From Nicholas Lemann in the New Yorker, I learn that the famous story of how 38 people witnessed the brutal rape and murder of Kitty Genovese in New York in 1964 but failed to do anything for half an hour, was basically fabricated by the New York Times under editor A. M. Rosenthal.
The story was recounted uncritically as an example of how the presence of many bystanders can lead to a diffusion of responsibility in such a way that everyone fails to act in my introductory psychology textbook from a few years back. In reality, there were only one or two people who unambiguously witnessed the attack without doing anything about it, and two who did intervene. This was also known at the time.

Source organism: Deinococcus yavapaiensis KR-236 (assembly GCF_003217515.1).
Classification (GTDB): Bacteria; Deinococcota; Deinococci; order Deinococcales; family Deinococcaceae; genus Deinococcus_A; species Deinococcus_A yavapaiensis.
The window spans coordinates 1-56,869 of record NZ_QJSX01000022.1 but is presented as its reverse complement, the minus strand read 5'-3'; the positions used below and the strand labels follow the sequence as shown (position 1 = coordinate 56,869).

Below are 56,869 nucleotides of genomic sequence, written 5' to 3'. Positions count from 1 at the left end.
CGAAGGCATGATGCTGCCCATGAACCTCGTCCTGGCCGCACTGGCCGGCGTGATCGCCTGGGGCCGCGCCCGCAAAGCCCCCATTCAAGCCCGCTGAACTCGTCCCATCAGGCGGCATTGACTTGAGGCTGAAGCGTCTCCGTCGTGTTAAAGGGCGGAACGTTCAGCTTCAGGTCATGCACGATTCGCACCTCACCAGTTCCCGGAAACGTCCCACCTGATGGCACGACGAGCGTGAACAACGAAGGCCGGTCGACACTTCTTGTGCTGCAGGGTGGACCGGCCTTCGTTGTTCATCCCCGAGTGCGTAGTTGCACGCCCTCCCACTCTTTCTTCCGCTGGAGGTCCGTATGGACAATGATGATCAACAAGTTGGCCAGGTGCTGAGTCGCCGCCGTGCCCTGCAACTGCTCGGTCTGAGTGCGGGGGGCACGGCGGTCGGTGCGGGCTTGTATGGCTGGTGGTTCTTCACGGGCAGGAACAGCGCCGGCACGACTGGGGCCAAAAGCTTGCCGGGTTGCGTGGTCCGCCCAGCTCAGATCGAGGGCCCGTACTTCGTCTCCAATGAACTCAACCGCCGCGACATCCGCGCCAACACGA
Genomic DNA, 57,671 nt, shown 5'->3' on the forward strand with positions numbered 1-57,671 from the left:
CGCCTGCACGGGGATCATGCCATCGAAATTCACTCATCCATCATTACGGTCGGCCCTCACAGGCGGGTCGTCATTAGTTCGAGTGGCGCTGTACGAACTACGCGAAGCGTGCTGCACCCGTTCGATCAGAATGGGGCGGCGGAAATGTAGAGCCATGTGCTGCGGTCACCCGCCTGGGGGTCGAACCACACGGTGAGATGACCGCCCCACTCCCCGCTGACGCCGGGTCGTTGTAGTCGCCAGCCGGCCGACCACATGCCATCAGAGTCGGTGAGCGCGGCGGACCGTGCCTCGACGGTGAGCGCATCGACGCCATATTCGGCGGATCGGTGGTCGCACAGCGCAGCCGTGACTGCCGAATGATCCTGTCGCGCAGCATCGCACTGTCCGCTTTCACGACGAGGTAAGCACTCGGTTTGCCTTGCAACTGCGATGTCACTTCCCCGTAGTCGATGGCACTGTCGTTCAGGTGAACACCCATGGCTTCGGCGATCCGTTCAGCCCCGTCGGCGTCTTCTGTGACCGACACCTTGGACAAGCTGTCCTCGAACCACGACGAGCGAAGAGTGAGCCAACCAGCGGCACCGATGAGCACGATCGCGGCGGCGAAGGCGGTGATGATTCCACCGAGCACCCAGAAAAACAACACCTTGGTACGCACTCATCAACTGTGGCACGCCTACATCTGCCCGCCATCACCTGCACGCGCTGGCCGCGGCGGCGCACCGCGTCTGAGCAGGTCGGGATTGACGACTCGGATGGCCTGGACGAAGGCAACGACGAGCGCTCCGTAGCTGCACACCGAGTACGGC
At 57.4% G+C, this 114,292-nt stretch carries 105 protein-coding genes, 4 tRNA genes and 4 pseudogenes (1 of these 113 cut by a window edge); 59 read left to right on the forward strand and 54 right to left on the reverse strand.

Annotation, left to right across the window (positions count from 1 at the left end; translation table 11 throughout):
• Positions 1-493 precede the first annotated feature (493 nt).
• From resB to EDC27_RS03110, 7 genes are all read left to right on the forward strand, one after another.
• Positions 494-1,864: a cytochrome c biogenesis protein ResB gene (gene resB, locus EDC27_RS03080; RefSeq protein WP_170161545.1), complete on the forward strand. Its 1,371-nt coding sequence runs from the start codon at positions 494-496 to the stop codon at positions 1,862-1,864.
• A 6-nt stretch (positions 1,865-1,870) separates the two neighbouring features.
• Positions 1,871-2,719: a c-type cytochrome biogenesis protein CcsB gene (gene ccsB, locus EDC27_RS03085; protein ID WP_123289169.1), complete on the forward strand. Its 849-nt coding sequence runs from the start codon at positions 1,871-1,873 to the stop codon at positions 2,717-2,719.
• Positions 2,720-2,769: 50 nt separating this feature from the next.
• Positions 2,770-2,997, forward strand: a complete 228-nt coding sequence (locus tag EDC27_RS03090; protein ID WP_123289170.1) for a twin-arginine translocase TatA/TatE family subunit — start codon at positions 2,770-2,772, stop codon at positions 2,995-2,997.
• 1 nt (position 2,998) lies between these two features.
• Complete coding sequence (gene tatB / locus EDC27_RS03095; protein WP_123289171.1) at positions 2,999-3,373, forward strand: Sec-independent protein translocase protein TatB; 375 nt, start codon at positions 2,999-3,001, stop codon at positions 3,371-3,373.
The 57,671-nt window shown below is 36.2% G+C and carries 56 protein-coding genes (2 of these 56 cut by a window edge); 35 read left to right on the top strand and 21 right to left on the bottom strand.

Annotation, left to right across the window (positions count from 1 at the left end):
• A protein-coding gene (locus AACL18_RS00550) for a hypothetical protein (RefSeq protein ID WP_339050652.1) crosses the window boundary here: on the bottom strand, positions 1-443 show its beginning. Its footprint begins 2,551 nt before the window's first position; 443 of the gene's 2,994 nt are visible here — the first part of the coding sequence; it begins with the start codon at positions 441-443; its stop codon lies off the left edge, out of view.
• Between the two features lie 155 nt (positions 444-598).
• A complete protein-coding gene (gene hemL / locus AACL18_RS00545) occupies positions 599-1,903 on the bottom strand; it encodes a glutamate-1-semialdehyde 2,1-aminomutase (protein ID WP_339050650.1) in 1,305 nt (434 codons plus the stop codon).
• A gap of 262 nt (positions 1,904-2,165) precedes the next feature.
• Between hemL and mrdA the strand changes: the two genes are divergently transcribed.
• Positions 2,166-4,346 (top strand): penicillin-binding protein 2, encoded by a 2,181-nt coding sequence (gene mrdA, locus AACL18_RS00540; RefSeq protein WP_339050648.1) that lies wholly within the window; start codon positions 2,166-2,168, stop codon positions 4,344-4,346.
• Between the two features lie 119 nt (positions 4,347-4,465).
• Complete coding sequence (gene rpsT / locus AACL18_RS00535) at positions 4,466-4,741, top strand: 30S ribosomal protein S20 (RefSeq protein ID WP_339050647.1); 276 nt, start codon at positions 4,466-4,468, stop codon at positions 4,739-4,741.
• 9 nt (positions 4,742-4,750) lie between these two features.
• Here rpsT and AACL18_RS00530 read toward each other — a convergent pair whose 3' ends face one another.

The true story is less spectacular and would probably not have had the good consequences of the fabricated one, but this could not be known at the time, as mentioned in the article. More importantly, however, the real cost of fabricating good stories like this is that when the truth comes out, it diminishes confidence in all else that is written as well.
H/t: Andrew Gelman